Grapes: Verdicchio, Montepulciano, and Sangiovese
Vineyard recommendation: Oasi degli Angeli
Only awarded its own denominazione di origine controllata (DOC) in the latter half of the 20th century, Molise is still a rather obscure wine-making region. Popularity is growing for reds and white blends produced in the area.
Grapes: Montepulciano, Sangiovese, and Pinot Grigio
Vineyard recommendation: Di Majo Norante
The Piedmont region is popular for red wines with polished tannins and sweet, sparkling wines. Because of its location in the foothills, there is heavy fog in the area. The Piedmontese word for fog, “nebbia,” inspired the name of the Nebbiolo grape, popular in the area.
Grapes: Barolo, Barbaresco, and Moscato d’Asti
Vineyard recommendation: Paolo Manzone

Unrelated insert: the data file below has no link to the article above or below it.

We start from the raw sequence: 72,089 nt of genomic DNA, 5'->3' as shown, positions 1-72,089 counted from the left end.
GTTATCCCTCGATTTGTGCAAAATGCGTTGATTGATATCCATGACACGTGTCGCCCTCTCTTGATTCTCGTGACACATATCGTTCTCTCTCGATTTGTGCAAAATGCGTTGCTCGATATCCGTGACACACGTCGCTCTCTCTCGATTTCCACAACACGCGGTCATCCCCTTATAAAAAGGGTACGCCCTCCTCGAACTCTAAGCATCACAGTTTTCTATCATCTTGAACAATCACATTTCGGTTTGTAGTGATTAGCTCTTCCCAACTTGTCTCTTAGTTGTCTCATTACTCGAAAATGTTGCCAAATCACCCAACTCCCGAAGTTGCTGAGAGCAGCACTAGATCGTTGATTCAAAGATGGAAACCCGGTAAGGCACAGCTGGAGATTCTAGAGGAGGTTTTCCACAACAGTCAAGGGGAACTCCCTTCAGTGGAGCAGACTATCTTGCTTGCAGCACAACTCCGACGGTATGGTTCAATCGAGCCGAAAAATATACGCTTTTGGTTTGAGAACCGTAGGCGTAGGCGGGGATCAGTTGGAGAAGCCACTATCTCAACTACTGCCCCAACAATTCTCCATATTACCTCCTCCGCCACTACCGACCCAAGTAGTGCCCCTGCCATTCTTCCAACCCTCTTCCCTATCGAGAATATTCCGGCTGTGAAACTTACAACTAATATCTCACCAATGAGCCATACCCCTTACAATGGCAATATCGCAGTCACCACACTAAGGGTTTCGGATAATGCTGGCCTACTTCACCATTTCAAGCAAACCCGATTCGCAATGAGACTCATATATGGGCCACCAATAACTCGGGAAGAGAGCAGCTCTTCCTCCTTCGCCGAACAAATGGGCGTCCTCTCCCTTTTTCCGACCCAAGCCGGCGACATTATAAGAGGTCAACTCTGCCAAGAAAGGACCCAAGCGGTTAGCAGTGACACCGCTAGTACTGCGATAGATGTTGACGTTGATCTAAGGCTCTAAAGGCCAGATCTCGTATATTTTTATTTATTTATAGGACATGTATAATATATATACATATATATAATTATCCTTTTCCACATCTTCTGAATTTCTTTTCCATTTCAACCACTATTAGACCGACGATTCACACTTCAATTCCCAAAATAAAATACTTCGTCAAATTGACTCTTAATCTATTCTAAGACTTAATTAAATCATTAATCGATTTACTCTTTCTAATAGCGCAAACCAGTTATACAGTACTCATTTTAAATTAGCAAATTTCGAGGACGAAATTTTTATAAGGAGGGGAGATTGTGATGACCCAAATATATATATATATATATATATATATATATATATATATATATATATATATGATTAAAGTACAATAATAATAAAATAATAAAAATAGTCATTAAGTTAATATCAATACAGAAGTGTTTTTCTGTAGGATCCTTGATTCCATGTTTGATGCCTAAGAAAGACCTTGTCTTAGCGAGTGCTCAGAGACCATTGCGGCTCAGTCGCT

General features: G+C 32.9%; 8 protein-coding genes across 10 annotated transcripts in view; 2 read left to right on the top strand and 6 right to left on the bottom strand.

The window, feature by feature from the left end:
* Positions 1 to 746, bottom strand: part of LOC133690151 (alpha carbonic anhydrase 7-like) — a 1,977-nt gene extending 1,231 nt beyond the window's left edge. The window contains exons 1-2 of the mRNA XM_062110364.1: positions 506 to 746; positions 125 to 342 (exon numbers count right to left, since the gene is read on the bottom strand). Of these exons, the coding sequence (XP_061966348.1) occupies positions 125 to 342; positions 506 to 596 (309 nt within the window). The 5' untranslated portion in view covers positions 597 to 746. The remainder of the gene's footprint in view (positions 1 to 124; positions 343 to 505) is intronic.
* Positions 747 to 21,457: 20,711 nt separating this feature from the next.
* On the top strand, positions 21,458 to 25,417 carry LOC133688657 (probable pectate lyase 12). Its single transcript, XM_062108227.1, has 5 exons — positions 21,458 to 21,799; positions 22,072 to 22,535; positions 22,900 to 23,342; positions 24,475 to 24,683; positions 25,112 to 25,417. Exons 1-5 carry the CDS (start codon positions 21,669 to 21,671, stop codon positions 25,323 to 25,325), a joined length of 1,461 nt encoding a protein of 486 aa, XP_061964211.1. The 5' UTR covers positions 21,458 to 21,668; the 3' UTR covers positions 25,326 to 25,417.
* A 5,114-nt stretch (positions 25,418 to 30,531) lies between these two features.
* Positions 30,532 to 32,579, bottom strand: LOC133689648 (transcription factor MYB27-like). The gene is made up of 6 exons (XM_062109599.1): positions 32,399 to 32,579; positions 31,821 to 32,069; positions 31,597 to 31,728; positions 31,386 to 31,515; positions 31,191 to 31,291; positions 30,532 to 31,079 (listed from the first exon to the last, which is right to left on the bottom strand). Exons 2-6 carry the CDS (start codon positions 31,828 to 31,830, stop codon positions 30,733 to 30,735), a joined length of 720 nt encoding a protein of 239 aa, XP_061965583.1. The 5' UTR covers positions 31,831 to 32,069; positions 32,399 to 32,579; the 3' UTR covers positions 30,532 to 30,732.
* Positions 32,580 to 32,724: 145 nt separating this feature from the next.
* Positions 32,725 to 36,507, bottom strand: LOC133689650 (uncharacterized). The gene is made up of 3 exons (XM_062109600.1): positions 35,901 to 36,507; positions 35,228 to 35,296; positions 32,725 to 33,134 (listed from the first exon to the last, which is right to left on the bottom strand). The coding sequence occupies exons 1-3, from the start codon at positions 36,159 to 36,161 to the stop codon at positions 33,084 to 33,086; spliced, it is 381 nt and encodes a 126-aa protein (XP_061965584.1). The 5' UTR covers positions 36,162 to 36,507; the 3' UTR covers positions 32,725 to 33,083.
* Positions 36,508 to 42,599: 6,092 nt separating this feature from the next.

Sardinia is the second largest island in the Mediterranean and is located 150 miles off the west coast of Italy. Various empires have taken over Sardinia over the course of centuries, which has created a diverse blend of architecture, place names and dialect, as well as a diverse array of grapes.
Grapes: Grenache, Vermentino, and Carignan
Vineyard recommendation: Argiolas
Off of the southern tip of Italy is the largest island in the Mediterranean Sea, Sicily. The classic Mediterranean climate of Sicily is ideal for grape production. While the winemakers briefly switched to low-quality vines, the process is now set to return to the high-quality Sicilian wine of the past.